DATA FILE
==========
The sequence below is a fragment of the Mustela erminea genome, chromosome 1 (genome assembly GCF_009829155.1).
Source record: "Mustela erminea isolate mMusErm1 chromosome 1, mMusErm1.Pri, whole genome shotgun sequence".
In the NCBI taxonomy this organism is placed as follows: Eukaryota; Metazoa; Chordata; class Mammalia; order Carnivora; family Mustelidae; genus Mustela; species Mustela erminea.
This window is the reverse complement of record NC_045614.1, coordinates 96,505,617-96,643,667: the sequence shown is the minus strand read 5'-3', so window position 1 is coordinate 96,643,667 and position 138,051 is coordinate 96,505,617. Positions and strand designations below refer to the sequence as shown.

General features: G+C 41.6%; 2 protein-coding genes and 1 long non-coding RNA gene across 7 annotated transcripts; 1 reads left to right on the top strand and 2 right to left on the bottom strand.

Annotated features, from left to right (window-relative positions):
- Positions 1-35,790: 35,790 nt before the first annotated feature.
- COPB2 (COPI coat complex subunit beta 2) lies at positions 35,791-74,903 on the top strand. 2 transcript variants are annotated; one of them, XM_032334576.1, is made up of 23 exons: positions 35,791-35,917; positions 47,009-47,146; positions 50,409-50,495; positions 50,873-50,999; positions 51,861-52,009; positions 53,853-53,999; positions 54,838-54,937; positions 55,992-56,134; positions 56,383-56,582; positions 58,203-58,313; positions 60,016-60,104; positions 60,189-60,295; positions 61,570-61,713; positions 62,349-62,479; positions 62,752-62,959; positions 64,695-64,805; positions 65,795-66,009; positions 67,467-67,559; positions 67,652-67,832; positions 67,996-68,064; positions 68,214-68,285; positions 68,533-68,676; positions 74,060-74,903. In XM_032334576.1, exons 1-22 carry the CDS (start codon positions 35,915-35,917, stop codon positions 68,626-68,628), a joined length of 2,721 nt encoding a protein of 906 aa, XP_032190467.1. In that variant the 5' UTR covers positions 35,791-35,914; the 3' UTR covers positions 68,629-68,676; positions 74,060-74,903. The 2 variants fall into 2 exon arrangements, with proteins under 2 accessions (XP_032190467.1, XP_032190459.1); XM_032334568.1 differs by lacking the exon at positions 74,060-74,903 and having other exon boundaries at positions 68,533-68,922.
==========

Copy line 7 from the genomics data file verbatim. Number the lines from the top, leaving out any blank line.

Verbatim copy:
- Positions 1-35,790: 35,790 nt before the first annotated feature.